This is a New Testament Bible, and it is in fairly good condition. The copyright page shows that it was published in 1946. There are only two loose pages in it. The rest are unblemished and secure. The two loose pages happen to be the only ones with writing in them, so I am left wondering if they were pressed in from another book at some point. One page is decidedly smaller than the book, and the other looks like it might be the protective page at the beginning of the Bible. The “protective page” is black on one side and tan on the other. The only thing I can’t tell is if the size is right to fit with this Bible.
The Protective Page (Less Mysterious)
This image shows that written on the tan side of the page are death dates for “Mother” and “Father.” I am very familiar with Great-Grandma Llewellyn’s handwriting after transcribing her diary. I’m assuming this is her but a quick check of her parents headstones confirms that it is them. I find it particularly emotional that she noted down the time of death as well. I have to say, I never thought I would ever know the time of death for my great-great Grandparents. That just shows you never know what you will find in Genealogy.
The smaller (Mysterious) page
Let’s just all admit what we’re asking ourselves after reading that page. Who the heck are Charlotte and Augustus Fowler? Not that I can justify research time for this in the middle of a Genealogy Do-Over. A little harmless search won’t hurt, right?
An Ancestry.com 1860 US Census search for Charlotte Fowler, living in New York City brings up ONE New York City result. The icing on my New Years cake is that she is living with what looks like a family of Doremus’. That happens to be the maiden name of Llewellyn’s Grandmother, Josephine Doremus! Oh Charlotte, I don’t know who you are, but you are going on the list for a Mystery Monday search once my Do-Over is more stable!
Welcome back to another post where I brag about my Great-Grandmother Llewellyn Thorward-Moore. Ha! Sorry, but I had to do it. As you all know, I’ve been doing my Genealogy Do-Over for the last few months. In the process of that, I’ve been revisiting all the wonderful things that were in what I’m calling “Llewellyn’s Boxes.” In those boxes were a bunch of bibles. Not all of them were Llewellyn’s and they don’t all have names in them, but I thought it would be cool to highlight one a week here on the blog.
The first one we’ll look at is what I will now refer to as the Dora Plume bible. Dora was the sister of my 2nd Great-Grandfather, Lewis Thorward, and the only daughter of George Thorward and Josephine Doremus. The Bible itself was actually in a box with the publisher’s name on it. You can see in the top left photo that it is an Oxford Text Bible. The top right image is the bible itself taken out of the box. The bottom left photo is the bible sitting in the box. Finally the bottom right photo is the goodies that were UNDER the bible. That’s right I said goodies! Can you imagine if I hadn’t of opened the box? If I had thought, oh its just another bible.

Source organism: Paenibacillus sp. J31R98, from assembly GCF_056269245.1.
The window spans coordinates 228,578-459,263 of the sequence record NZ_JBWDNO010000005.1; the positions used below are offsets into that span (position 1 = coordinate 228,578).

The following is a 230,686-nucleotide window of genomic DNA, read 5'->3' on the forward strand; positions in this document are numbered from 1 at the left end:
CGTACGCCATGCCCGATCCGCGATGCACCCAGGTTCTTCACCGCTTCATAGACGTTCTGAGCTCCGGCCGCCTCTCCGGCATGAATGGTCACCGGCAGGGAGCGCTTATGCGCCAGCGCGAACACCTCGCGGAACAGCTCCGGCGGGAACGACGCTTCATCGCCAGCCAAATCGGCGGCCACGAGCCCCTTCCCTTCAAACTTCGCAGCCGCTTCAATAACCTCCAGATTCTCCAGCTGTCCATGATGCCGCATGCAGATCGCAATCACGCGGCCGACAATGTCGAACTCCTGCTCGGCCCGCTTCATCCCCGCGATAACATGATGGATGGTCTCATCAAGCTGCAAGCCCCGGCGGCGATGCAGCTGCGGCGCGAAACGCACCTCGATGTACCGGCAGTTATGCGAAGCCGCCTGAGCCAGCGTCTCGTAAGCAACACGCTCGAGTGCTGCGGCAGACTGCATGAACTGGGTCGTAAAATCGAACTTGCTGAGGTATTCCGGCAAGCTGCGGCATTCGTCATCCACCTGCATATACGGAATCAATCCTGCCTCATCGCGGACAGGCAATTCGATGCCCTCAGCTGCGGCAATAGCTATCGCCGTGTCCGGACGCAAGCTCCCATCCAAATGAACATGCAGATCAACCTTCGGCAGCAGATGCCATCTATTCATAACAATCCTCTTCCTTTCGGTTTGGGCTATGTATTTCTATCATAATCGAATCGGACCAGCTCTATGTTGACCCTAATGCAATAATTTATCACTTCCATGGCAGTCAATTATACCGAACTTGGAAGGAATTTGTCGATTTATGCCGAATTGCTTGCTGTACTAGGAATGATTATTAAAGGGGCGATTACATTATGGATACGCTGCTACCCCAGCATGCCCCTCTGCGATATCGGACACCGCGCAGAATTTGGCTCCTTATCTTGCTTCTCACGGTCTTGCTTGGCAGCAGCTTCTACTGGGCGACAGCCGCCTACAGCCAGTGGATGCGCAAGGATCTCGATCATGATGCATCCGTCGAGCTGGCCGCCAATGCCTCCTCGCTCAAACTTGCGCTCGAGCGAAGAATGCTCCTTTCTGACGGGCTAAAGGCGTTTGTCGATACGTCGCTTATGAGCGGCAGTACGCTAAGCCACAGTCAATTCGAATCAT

The collage above shows what was found underneath the bible. It clearly shows a name card for the Order of the Eastern Star. I know that Llewellyn was also a member of that organization. Three obituaries were found, George Thorward (Dora’s Father), Josephine Thorward (Dora’s mother), and Lewis Thorward (Dora’s brother). All of them died in the 1940s. I can’t be sure about the images but I’m leaning to think that the woman in the tintype is Josephine Thorward. I have a picture of Josephine’s mother also and I don’t think that is her. I will have to pull out the other photos I believe to be Josephine and compare them.
As for the boys, I know for a fact that they are not Dora’s brothers Frank and Lewis. I can spot Lewis in a line up with my eyes closed! Dora didn’t have any sons, she just had one daughter. That leaves the possibility of it being her husband, Leslie Plume, and one of his brothers. He had four of them that I know about. They were all quite a bit older than him, the closest in age being 16 years older than him. Those boys do seem to have an age gap between them. Looks like I will have to research how to distinguish time periods! 🙂
Here’s the last picture for this bible, in case you were wondering how I surmised it was Dora’s bible. I didn’t just guess because of the name card and obituaries, I promise! Gosh, I’ve always felt attached to this couple in my family tree and it makes me smile seeing this little note. Despite that attachment, the dates of death and place of burial for them are still a mystery to me. I’m going to be working extra hard to figure out that this time around. Back to business! The bible is in almost perfect condition. One of the ribbons is even still marking a page. There is no damage that I can see and no markings either. This is definitely one of my favorite heirlooms!